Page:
ACLU settles $825k lawsuit over civil unrest coverage journalist mistreatment

People participate in a demonstration on August 17, 2020 in Minneapolis, Minnesota. Community members came together for a rally to protest the city's potential forceful reopening 38th Street and Chicago Ave, an unofficial autonomous zone known as Geo

The Minnesota Department of Public Safety and State Patrol have settled a lawsuit filed on behalf of media members that will result in a settlement, as well as, additional training and policy changes. 

The American Civil Liberties Union (ACLU) sued several agencies on behalf of the Communication Workers of America and a number of individually named freelance journalists, alleging mistreatment of media during the civil unrest and riots following George Floyd’s and Daunte Wright’s deaths.

"The ability of journalists to cover civil unrest in our communities must be protected and encouraged," Department of Public Safety Commissioner John Harrington said in a statement. "The hallmarks of this agreement are transparency, accountability and excellence in policing."

According to an announcement, the agreement includes additional training for state troopers, both Department of Public Safety and State Trooper policy changes, and a payment of $825,000 to the ACLU for attorneys’ fees. In addition, the Department of Public Safety will pay for an independent external review of all internal affairs cases related to alleged State Patrol mistreatment of media in May 2020 and April 2021.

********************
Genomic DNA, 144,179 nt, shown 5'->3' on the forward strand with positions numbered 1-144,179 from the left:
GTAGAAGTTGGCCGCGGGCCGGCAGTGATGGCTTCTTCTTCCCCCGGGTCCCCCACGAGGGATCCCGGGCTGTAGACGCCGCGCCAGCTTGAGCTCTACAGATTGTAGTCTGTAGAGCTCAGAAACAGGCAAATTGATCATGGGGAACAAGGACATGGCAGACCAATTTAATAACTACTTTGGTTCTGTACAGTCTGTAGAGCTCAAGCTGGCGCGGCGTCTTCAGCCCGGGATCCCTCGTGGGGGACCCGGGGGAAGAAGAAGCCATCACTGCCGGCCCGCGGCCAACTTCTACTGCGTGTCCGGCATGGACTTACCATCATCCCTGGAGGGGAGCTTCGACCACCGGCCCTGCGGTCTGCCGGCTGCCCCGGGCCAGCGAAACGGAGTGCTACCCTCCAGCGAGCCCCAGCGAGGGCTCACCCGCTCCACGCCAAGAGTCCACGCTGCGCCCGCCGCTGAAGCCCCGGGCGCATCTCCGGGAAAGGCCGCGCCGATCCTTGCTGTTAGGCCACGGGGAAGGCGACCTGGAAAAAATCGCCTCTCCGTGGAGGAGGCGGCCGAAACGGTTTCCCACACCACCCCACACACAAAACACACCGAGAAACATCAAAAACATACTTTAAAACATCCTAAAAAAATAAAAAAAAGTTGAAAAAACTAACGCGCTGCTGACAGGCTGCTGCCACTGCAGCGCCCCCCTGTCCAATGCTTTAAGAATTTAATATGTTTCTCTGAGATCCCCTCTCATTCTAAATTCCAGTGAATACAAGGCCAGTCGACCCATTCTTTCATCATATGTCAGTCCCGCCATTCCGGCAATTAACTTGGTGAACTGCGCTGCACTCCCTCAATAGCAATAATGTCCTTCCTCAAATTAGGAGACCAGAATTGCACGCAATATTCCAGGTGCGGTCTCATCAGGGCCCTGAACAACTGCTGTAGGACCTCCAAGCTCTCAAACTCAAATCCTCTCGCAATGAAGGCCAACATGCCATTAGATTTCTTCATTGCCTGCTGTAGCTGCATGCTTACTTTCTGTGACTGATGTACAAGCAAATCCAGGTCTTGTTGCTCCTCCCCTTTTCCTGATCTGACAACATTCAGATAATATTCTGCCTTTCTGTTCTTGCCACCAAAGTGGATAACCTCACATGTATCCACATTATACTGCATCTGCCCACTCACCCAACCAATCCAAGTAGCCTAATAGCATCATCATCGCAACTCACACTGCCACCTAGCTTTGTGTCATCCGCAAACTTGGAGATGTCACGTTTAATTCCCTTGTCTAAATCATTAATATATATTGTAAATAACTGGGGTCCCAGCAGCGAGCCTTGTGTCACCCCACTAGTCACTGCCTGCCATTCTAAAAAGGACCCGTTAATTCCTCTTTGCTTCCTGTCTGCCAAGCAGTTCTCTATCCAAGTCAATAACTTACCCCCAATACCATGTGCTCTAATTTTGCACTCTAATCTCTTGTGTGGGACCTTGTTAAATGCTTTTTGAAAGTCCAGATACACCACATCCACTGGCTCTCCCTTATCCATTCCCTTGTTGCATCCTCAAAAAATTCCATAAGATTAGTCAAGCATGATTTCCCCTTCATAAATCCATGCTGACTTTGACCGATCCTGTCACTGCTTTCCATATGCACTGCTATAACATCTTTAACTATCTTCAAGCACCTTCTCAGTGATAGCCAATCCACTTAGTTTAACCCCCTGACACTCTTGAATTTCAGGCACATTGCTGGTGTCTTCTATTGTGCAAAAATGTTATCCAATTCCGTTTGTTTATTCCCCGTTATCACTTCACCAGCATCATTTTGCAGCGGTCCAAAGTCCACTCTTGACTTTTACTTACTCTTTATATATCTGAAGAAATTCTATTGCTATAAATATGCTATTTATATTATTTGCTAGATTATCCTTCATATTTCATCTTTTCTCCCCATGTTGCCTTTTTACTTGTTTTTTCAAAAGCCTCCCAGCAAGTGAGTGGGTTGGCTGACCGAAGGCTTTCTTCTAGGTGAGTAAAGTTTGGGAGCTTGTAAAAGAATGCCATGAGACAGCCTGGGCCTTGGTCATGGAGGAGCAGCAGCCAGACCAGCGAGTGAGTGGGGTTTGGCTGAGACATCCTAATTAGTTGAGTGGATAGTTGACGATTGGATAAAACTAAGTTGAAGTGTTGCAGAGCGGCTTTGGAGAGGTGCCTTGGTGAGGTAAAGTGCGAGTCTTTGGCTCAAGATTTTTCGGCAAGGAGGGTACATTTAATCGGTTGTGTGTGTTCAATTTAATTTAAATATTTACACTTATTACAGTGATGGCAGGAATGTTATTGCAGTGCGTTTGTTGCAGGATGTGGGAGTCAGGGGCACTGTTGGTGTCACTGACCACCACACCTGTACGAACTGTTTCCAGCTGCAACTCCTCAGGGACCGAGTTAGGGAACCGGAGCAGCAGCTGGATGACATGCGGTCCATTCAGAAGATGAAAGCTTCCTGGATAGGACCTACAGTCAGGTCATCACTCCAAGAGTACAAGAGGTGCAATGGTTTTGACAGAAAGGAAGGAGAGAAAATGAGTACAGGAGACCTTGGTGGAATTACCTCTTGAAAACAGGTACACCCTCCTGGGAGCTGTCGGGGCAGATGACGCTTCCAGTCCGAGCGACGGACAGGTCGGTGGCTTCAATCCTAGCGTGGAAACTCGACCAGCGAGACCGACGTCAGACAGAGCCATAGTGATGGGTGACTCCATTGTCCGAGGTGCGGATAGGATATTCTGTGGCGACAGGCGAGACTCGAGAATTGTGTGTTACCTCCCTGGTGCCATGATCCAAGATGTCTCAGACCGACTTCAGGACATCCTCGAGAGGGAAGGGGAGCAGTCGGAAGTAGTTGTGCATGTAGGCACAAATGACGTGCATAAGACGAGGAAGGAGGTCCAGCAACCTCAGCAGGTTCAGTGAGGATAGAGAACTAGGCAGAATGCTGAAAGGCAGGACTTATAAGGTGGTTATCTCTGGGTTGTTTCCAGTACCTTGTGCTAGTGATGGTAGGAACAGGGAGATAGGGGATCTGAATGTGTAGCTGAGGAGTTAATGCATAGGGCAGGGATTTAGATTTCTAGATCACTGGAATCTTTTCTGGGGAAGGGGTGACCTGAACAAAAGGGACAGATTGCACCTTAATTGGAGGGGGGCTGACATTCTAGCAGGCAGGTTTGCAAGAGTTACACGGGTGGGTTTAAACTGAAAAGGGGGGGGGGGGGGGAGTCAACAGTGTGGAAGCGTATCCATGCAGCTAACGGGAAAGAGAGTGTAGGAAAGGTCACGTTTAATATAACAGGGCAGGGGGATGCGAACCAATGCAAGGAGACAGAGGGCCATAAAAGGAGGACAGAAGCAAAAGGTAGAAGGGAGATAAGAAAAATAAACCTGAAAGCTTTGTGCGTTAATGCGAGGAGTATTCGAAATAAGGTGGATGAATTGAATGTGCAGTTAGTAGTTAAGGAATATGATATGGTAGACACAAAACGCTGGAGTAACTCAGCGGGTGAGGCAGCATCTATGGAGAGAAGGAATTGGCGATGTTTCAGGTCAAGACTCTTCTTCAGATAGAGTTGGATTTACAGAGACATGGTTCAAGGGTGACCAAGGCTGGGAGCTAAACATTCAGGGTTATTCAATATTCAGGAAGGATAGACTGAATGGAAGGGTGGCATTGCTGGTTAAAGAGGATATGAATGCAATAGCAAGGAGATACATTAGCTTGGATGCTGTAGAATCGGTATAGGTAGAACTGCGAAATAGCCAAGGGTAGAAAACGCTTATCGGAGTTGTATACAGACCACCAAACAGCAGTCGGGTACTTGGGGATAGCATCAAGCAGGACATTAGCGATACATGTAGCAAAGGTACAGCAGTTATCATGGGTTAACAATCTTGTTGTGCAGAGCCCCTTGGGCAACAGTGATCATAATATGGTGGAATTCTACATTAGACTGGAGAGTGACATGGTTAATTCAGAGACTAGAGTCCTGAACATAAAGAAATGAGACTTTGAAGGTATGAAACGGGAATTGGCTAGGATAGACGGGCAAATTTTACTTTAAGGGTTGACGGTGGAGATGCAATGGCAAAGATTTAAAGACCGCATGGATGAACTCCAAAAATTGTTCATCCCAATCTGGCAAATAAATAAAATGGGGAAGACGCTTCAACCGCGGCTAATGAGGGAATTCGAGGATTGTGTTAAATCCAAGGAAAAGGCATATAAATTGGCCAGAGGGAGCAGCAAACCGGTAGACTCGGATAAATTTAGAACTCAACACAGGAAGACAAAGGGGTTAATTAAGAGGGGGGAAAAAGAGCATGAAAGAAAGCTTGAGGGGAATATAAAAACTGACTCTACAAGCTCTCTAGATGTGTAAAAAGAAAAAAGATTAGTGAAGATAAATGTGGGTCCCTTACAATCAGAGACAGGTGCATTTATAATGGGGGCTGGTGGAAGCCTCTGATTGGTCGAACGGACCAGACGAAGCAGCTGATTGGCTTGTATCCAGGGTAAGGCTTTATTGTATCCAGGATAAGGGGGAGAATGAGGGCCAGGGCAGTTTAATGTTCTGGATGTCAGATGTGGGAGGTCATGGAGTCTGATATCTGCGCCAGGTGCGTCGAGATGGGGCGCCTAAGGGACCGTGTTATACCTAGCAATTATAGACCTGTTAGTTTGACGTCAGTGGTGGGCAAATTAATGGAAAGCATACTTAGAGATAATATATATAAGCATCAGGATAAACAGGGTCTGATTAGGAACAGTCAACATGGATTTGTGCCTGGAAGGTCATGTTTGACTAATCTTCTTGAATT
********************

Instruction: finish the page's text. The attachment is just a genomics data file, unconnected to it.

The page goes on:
The court issued a preliminary order on October 28, 2021, which defined journalists and exempted them from law enforcement orders to leave an area. It also prohibited the State Patrol from arresting, threatening to arrest, or using physical force against any person they reasonably should know is a journalist (unless there was probable cause of a crime separate from failing to abide by law enforcement orders to leave an area). 

The litigation included the City of Minneapolis, (then) Minneapolis Police Chief Arradondo and Hennepin County Sheriff Dave Hutchinson, who recently announced he will not seek reelection.

"The unprecedented civil unrest and riots of the last two years were difficult for all involved, including media and law enforcement," said Colonel Matt Langer, chief of the State Patrol, in a statement. "We learn from incidents like these and look for ways to make us better."